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Kendall Clark reviews ws-arch

XML.com: A Tour of the Web Services Architecture

On the 'XML backplane':

XML, according to section 1.7 of the WSA document, is the "backplane" of a web services architecture and is "much more fundamental" than either SOAP or WSDL. That's true, if for no other reason than both SOAP and WSDL are dependent on XML.

SOAP 1.2 and WSDL are not dependent on XML, they're dependent on the XML Infoset. That's a world of difference. SOAP 1.2 was deliberately designed to be decoupled from XML via the Infoset - this allows the potential use of binary or non-xml formats in the future. I submit that's not a good thing, but anyway there's no need to argue the point about an architectural dependency on XML if there isn't one (there is a practical get-the-job done engineering dependency on XML, but that's different ;).

On the web services 'infographic':

With all due respect to the WS-Arch, that's a stew, the visual equivalent of extreme spaghetti code. While I have reduced the size of this image (so that it will fit the XML.com site better), even at its original size it has several problems. I don't intend to provide an Tufte-like analysis, but it is overcrowded, there's no obvious "path" through the information it's meant to convey, the relationships between the terms are hard to discern and to understand, and it's so visually cluttered and busy that it doesn't even suggest a coherent, balanced, well-ordered architecture.

I've been lucky enough to work with the person that drew this graph, Frank McCabe. Frank is extremely smart, and well known in agent and ontology computing circles - notably he has made large contributions to FIPA's Abstract Architcture. The FIPA AA in my opinion remains the best articulation of a service architecture, but lacks the profile or coolness bestowed by XML+Internet protocols that is attracting the big players eager to roll out a new stack.

Yes, the picture of the graph is a mess, but that's missing the point. The structure of the graph is what counts. There are two things worth noting about the structure:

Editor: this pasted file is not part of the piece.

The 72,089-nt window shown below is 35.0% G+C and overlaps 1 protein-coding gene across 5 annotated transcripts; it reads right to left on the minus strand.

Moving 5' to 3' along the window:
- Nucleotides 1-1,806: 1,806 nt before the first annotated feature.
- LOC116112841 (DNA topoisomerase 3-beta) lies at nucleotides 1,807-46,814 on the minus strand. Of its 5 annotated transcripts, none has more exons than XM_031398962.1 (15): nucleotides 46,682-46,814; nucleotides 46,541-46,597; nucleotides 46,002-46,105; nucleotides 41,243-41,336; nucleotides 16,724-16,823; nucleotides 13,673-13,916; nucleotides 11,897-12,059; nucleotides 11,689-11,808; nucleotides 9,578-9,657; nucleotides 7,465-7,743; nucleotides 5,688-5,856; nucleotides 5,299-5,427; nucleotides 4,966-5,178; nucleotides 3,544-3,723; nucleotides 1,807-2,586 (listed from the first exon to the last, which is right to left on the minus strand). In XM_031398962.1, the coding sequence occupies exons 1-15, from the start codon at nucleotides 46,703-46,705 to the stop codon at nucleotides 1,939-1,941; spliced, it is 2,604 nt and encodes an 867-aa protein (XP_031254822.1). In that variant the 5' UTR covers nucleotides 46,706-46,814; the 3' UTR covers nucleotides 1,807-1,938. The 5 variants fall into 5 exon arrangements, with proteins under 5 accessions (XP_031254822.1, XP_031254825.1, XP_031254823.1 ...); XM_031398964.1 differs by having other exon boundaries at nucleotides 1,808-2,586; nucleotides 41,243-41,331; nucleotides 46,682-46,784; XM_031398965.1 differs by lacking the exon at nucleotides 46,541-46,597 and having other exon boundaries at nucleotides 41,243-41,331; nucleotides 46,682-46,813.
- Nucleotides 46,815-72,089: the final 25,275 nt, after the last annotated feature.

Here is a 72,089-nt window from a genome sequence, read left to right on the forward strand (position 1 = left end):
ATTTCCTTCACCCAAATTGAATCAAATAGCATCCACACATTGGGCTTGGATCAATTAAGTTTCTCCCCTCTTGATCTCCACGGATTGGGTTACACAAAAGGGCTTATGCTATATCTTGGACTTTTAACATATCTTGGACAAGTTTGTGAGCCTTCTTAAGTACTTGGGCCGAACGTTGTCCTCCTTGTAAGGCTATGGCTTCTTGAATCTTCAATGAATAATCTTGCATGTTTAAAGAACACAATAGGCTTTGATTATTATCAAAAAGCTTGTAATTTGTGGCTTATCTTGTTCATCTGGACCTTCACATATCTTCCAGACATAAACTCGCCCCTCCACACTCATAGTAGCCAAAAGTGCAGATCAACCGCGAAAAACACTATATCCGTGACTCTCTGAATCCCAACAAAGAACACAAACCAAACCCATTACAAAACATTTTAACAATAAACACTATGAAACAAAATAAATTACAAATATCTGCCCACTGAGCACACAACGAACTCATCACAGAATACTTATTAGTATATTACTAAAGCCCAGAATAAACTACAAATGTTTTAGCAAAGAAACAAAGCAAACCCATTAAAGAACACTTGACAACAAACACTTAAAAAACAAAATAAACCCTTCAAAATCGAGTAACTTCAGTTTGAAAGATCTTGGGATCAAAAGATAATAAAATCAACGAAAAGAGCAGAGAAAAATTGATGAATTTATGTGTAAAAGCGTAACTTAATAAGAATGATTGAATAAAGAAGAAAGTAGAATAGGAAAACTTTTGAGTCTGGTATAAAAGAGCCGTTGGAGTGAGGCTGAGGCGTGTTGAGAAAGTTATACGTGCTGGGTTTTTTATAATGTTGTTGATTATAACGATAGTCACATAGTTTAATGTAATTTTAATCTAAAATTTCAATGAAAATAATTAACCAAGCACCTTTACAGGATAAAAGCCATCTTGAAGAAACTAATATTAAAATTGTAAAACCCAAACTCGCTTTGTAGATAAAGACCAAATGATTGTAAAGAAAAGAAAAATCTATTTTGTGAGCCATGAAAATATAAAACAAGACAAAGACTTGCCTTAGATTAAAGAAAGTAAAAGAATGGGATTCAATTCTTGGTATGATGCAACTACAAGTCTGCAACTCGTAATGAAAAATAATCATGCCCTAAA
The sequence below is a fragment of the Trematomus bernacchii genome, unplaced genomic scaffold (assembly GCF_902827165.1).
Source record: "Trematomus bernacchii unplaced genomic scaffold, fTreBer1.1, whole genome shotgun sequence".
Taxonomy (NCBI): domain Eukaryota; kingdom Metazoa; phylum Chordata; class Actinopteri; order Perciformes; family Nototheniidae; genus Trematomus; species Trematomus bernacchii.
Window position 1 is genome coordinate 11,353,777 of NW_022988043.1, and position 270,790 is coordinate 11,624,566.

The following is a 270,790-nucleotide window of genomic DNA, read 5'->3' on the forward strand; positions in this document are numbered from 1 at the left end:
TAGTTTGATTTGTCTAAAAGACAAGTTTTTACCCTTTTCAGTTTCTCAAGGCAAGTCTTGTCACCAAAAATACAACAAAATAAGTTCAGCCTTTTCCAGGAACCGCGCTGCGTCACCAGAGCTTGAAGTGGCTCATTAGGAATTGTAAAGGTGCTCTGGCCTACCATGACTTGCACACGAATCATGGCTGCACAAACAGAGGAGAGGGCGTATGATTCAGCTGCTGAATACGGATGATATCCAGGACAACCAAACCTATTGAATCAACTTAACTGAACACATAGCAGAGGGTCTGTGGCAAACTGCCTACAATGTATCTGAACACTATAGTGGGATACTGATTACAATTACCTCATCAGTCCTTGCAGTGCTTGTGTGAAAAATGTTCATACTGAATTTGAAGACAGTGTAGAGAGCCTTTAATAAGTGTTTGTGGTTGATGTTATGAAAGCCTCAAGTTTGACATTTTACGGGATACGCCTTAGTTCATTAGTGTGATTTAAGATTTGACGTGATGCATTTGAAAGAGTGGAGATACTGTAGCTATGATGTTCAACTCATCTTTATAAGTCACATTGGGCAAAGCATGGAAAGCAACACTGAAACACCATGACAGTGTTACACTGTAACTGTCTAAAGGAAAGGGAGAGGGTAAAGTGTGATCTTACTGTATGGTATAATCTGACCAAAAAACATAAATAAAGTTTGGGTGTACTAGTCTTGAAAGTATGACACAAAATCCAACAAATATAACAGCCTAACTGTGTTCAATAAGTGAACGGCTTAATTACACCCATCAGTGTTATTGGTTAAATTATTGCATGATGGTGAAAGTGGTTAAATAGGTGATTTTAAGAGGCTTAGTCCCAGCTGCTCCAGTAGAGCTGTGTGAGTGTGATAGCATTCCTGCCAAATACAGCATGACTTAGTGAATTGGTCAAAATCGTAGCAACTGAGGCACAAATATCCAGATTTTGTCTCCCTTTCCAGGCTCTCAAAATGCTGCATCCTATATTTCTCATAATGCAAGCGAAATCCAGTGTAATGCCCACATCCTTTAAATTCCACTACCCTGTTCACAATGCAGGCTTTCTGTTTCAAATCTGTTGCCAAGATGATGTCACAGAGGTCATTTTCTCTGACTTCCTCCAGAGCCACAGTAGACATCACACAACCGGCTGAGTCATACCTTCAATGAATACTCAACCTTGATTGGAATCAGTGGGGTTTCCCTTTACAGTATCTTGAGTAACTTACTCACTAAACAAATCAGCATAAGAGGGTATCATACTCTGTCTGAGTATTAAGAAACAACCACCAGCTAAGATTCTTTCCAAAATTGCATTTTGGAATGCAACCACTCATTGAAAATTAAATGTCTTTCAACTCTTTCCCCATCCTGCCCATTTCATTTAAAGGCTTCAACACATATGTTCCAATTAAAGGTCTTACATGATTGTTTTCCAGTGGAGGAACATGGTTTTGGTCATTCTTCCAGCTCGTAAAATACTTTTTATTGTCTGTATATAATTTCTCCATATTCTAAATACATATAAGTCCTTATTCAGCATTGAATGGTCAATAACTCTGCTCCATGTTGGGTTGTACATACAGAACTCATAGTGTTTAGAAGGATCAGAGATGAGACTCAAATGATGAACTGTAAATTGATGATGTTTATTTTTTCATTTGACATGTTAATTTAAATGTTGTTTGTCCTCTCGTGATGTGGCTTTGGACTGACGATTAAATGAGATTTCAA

• it's acyclic
  • all arcs are labelled

An acyclic, labelled graph. In other words, this graph is tailor-made for description in KIF/RDF/OWL/DAML-S (take your pick). I have no doubt that this graph or its progeny are where the future integration web services technologies with semantic web ones will occur. Far from being a stew, it's been one of the highpoints of the arch group's work in the last few months. What needs to happen next is for the ws-arch group to stop associating the more useful semantic web work with fringe AI research and thereby denigrating the technologies that provide the very capacity they will need sooner or later - to formally describe both the elements in the web services architecture and their relationships. We already know that WSDL and UDDI aren't up to the job. No doubt Kendall will pick up on this - he's been following the semantic web closely for some time.

On REST 'integration':

Section 1.6.3 ("SOA and REST architectures") attempts a rapprochement between the advocates of REST and the advocates of RPC- or SOAP-centric web services. That is yeoman's work and the WG should be publicly commended by all interested parties for undertaking it.

It seems the arch group should be applauded for acknowledging REST. I wouldn't go so far. The lean of the arch group has been to define web services architecture as being something distinct from web architecture (check the archives). Web services architecture seems destined, by accident or design (I'm really not sure) for behind the firewall, and every now and then SOAP messages will be lobbed over the web to our business partners. Sometimes I wonder why is it called a 'web services' architecture. I think the word 'web' has caused too much confusion and strife. Why not just call it 'integration services architecture' or 'middleware services architecture'? The web's actual architecture has little to do with what's being defined here other than offering cheap carriage (not neccessarily a bad thing). The best articulations of how the web works are not-normative input to ws-arch and it's taken no small amount of badgering and advocacy to get REST on the ws-arch radar - Mark Baker in particular has taken a lot of flak for his stance.

In the final analysis ws-arch neither extends not encompasses the web - that's so much the worse for both architectures. With my engineering hat on, what concerns me is that the two technologies that have driven web services over the last few years, XML and HTTP, are being marginalized in favour of an expanded architecture that mandates infosets and protocol agnosticism, and this is counter to what I see makes for successful cost-effective solutions.


June 21, 2003 11:46 AM

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